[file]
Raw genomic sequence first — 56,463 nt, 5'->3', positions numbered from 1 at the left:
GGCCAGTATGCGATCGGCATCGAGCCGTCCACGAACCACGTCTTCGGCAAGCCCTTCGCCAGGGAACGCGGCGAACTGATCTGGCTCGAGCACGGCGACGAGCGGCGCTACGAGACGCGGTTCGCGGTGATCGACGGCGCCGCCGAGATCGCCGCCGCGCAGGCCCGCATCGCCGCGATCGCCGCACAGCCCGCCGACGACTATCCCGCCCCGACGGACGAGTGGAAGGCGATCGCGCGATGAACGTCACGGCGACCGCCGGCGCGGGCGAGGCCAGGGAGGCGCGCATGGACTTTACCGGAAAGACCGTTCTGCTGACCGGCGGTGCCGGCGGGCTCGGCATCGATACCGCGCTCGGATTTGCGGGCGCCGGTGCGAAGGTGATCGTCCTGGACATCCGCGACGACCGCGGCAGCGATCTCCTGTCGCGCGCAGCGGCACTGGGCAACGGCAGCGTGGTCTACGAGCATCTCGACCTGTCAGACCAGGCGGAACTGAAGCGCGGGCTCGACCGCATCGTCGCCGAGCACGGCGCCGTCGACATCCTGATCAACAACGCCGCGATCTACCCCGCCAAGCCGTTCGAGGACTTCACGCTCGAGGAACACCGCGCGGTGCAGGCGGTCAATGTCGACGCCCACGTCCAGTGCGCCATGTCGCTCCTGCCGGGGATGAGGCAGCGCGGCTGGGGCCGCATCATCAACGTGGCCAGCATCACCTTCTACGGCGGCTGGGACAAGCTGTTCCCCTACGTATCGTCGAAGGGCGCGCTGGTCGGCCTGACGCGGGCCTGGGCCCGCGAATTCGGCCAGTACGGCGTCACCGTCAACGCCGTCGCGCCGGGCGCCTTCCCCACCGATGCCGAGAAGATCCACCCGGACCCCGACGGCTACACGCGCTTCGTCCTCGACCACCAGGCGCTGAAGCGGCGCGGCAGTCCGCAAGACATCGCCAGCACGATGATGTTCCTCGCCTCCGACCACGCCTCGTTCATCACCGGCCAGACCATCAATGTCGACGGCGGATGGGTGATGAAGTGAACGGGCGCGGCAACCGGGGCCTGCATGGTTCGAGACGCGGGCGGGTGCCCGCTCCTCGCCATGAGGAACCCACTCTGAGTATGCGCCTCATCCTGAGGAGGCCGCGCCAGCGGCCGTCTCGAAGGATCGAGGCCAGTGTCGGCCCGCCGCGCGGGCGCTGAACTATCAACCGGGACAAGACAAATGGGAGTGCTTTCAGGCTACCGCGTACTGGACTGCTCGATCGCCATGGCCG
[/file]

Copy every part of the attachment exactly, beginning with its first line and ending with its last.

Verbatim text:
Raw genomic sequence first — 56,463 nt, 5'->3', positions numbered from 1 at the left:
GGCCAGTATGCGATCGGCATCGAGCCGTCCACGAACCACGTCTTCGGCAAGCCCTTCGCCAGGGAACGCGGCGAACTGATCTGGCTCGAGCACGGCGACGAGCGGCGCTACGAGACGCGGTTCGCGGTGATCGACGGCGCCGCCGAGATCGCCGCCGCGCAGGCCCGCATCGCCGCGATCGCCGCACAGCCCGCCGACGACTATCCCGCCCCGACGGACGAGTGGAAGGCGATCGCGCGATGAACGTCACGGCGACCGCCGGCGCGGGCGAGGCCAGGGAGGCGCGCATGGACTTTACCGGAAAGACCGTTCTGCTGACCGGCGGTGCCGGCGGGCTCGGCATCGATACCGCGCTCGGATTTGCGGGCGCCGGTGCGAAGGTGATCGTCCTGGACATCCGCGACGACCGCGGCAGCGATCTCCTGTCGCGCGCAGCGGCACTGGGCAACGGCAGCGTGGTCTACGAGCATCTCGACCTGTCAGACCAGGCGGAACTGAAGCGCGGGCTCGACCGCATCGTCGCCGAGCACGGCGCCGTCGACATCCTGATCAACAACGCCGCGATCTACCCCGCCAAGCCGTTCGAGGACTTCACGCTCGAGGAACACCGCGCGGTGCAGGCGGTCAATGTCGACGCCCACGTCCAGTGCGCCATGTCGCTCCTGCCGGGGATGAGGCAGCGCGGCTGGGGCCGCATCATCAACGTGGCCAGCATCACCTTCTACGGCGGCTGGGACAAGCTGTTCCCCTACGTATCGTCGAAGGGCGCGCTGGTCGGCCTGACGCGGGCCTGGGCCCGCGAATTCGGCCAGTACGGCGTCACCGTCAACGCCGTCGCGCCGGGCGCCTTCCCCACCGATGCCGAGAAGATCCACCCGGACCCCGACGGCTACACGCGCTTCGTCCTCGACCACCAGGCGCTGAAGCGGCGCGGCAGTCCGCAAGACATCGCCAGCACGATGATGTTCCTCGCCTCCGACCACGCCTCGTTCATCACCGGCCAGACCATCAATGTCGACGGCGGATGGGTGATGAAGTGAACGGGCGCGGCAACCGGGGCCTGCATGGTTCGAGACGCGGGCGGGTGCCCGCTCCTCGCCATGAGGAACCCACTCTGAGTATGCGCCTCATCCTGAGGAGGCCGCGCCAGCGGCCGTCTCGAAGGATCGAGGCCAGTGTCGGCCCGCCGCGCGGGCGCTGAACTATCAACCGGGACAAGACAAATGGGAGTGCTTTCAGGCTACCGCGTACTGGACTGCTCGATCGCCATGGCCG